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What Does Objectivism Consider To Be Art (Aesthetics)?

What Does Objectivism Consider to be Art (Aesthetics)?

By William R Thomas

(Picutred above: Arch Cape, Oregon Coast, by Tom Wheeler)

Question: What does Objectivism consider to be art?

Answer: "Art is a selective re-creation of reality according to an artist's metaphysical value judgments. Man's profound need of art lies in the fact that his cognitive faculty is conceptual, i.e., that he acquires knowledge by means of abstractions, and needs the power to bring his widest metaphysical abstractions into his immediate, perceptual awareness. Art fulfills this need: by means of a selective re-creation, it concretizes man's fundamental view of himself and of existence. It tells man, in effect, which aspects of his experience are to be regarded as essential, significant, important." (Ayn Rand, "Art and Cognition," The Romantic Manifesto, p. 45)
Just as language is distinctively human, so is art. Every human society has imagined and recreated its world in stories and music, in pictures and sculpture, and in derivative forms of art such as theater and dance.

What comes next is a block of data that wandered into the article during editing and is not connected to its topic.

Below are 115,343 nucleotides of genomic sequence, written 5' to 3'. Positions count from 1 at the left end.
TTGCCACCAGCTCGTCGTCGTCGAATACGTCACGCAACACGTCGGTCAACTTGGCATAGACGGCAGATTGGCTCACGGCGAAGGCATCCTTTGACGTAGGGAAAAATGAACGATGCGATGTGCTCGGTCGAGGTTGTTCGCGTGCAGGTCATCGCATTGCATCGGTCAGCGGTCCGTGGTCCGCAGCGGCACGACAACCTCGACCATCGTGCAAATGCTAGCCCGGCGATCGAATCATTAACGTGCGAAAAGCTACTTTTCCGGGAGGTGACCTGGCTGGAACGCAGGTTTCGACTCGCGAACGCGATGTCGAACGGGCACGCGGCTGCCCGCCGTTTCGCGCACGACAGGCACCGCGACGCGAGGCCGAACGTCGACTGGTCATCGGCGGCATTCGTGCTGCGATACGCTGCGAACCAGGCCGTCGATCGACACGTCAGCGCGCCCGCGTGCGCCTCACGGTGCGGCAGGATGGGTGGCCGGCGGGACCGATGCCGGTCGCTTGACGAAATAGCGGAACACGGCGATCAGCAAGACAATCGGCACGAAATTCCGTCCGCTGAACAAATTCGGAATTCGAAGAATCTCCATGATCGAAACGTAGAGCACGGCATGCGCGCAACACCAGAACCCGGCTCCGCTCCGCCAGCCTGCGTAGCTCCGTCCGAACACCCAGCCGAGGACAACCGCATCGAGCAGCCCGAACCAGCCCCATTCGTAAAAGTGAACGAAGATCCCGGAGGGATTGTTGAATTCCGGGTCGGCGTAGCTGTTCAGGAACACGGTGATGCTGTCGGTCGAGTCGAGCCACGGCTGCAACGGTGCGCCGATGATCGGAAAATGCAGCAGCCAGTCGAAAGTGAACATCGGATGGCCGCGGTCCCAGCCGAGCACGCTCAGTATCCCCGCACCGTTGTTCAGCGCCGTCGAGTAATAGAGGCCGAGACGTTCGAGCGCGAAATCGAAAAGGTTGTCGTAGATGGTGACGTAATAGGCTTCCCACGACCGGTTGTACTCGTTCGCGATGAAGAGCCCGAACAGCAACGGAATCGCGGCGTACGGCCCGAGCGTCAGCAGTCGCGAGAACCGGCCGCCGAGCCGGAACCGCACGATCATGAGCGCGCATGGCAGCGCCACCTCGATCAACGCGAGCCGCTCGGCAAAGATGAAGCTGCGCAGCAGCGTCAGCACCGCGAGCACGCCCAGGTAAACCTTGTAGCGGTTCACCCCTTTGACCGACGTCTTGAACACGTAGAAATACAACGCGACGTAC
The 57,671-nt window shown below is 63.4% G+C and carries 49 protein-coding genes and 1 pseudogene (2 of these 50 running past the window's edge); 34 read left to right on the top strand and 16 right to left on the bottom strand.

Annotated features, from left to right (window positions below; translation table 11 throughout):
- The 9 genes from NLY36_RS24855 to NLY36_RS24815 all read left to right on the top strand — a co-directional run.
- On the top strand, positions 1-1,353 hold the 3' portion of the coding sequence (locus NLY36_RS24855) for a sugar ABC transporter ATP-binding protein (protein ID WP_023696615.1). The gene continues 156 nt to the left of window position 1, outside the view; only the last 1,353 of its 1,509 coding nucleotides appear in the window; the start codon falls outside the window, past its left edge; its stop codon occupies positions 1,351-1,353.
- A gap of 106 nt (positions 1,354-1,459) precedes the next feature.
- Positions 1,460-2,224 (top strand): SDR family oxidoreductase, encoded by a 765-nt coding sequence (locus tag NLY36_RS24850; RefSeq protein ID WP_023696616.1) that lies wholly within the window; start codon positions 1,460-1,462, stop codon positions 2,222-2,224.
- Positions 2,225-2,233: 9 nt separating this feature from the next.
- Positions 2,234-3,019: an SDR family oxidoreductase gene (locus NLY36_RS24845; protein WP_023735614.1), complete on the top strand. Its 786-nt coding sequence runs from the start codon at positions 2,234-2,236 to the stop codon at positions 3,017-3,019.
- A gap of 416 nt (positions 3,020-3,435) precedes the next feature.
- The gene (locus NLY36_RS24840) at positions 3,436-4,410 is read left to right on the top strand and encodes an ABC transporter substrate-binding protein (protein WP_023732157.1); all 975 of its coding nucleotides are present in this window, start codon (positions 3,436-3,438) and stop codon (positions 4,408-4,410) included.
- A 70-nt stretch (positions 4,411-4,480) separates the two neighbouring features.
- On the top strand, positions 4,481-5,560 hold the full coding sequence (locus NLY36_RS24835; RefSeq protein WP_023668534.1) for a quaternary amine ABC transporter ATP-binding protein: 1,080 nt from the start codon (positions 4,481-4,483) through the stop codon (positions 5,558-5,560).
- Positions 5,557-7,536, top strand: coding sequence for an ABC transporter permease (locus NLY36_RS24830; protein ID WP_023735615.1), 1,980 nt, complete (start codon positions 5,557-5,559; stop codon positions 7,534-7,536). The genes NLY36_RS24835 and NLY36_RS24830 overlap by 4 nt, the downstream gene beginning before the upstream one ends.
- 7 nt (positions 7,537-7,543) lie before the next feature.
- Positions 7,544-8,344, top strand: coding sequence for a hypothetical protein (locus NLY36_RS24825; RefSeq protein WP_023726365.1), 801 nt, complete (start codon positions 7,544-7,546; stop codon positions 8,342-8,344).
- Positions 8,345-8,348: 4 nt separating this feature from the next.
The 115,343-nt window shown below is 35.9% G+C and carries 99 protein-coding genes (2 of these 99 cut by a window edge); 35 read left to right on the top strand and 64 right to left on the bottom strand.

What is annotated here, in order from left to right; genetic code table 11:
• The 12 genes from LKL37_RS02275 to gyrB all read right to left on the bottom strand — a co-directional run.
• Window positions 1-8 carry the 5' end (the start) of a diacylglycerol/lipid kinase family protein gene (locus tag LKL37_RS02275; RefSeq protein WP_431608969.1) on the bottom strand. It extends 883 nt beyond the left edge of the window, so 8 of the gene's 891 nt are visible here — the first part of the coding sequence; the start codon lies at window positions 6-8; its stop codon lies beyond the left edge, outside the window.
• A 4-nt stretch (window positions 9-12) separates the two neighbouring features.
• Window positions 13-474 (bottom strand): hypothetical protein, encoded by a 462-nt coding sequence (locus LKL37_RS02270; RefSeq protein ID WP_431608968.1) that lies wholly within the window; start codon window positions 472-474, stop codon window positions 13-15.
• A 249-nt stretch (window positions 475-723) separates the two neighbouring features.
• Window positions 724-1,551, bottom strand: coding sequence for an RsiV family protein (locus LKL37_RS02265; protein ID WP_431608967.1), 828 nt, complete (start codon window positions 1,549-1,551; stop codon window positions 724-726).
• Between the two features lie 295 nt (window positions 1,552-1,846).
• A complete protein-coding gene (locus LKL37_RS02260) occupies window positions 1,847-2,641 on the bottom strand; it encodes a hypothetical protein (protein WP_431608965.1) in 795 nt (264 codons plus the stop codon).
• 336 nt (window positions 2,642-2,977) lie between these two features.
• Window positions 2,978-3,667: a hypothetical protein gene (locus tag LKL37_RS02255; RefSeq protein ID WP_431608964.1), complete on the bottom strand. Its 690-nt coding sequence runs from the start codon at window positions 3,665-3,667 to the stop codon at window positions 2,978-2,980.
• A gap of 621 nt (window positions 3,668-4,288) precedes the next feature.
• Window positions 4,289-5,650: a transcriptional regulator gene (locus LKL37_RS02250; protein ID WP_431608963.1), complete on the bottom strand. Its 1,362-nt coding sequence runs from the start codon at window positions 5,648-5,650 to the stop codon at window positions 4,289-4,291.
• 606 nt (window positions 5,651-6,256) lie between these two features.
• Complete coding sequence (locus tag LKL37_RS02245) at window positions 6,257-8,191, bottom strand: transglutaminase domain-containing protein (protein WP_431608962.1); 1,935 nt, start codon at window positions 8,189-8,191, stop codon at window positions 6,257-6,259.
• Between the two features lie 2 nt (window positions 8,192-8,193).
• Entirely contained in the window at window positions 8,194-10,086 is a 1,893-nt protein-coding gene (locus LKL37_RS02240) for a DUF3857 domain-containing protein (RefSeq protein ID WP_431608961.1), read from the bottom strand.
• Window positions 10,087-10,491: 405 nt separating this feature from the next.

Many people think art is an indescribable, almost mystical aspect of human existence, that it is a self-contained realm, indefinable except in terms of itself. This has given license to those who want to turn making art into play, who say that art is anything one wants it to be and who reject objective standards for the arts. This view is standard fare among art promoters, philosophers of art, and many self-proclaimed artists. The result is that today the average person does not know what is art and what isn't, and believes that the only basis for aesthetic preferences is subjective opinion and personal taste.
The artist's function is to interpret the world and present it as he or she re-envisions it.
In fact, art is a distinctively human institution because it fulfills a vital need of human consciousness. And aesthetic issues can be analyzed objectively, like any aspect of reality.
The Objectivist epistemology teaches that humans are conceptual beings. We are aware of the world directly and immediately through sense-perception, but we do much of our thinking at the conceptual level, using abstractions, language, and logic. Our concepts and theories have meaning only insofar as they are grounded in reality, but one cannot see a theory or feel an idea, nor can one perceive, in a single glance, all the facts of reality that validate a theory or idea. The wider and more fundamental the abstraction, the harder it is to experience it as having the reality of the concrete things we can see and feel in perception.